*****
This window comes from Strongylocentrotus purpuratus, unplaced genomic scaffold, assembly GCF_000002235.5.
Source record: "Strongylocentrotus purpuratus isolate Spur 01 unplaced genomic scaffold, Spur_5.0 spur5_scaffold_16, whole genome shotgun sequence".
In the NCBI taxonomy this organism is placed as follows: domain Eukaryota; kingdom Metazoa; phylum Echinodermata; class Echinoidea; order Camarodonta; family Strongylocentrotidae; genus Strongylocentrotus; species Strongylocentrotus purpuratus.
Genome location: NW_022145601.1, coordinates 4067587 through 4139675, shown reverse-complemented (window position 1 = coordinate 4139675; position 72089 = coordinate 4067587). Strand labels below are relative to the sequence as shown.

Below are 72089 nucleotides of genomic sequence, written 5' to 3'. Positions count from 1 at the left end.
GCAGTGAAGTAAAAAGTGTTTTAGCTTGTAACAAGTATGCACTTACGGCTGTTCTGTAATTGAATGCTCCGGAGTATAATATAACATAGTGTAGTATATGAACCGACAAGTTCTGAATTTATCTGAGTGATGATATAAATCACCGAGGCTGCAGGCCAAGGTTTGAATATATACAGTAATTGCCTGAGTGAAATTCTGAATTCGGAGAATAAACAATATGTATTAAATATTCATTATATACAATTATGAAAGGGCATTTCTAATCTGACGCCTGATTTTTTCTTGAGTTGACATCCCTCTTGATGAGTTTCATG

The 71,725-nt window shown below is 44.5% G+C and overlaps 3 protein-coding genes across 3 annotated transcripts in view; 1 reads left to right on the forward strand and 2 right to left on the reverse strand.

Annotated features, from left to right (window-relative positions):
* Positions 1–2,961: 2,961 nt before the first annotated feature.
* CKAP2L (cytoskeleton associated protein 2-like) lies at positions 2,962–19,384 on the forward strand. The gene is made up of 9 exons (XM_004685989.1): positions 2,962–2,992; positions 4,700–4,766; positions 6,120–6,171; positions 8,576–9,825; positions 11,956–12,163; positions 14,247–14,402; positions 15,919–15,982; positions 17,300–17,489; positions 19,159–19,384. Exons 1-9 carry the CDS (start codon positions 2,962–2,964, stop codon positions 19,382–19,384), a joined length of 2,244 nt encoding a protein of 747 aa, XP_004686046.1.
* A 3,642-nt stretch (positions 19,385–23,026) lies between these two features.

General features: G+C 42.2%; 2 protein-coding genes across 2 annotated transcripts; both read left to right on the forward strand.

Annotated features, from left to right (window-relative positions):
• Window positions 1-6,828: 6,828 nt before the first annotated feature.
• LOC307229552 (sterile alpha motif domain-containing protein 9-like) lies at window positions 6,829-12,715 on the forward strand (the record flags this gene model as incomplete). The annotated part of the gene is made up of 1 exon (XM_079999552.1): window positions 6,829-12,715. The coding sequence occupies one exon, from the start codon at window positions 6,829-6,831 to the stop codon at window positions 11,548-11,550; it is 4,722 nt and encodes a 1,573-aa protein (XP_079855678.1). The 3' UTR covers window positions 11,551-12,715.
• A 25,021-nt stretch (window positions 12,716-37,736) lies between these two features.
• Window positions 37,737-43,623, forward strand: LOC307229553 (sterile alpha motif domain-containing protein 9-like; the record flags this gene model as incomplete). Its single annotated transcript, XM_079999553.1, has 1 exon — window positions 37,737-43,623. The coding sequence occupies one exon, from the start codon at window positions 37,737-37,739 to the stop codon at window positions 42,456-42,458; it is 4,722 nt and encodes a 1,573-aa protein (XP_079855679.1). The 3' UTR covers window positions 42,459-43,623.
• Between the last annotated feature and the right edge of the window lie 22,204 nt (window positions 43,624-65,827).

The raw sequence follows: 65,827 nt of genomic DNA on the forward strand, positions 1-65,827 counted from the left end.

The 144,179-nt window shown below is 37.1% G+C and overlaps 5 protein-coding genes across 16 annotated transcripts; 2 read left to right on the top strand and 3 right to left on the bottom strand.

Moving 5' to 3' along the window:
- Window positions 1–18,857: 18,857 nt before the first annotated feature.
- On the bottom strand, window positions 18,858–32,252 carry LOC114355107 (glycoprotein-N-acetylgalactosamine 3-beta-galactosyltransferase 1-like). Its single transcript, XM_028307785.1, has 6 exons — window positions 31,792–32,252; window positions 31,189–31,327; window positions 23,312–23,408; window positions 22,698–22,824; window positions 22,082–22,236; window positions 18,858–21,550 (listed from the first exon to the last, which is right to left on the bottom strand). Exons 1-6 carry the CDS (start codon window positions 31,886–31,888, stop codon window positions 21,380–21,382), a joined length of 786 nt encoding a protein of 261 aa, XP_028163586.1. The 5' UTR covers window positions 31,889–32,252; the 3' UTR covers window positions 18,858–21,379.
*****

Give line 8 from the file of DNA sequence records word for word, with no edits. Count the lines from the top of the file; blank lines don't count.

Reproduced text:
Annotated features, from left to right (window-relative positions):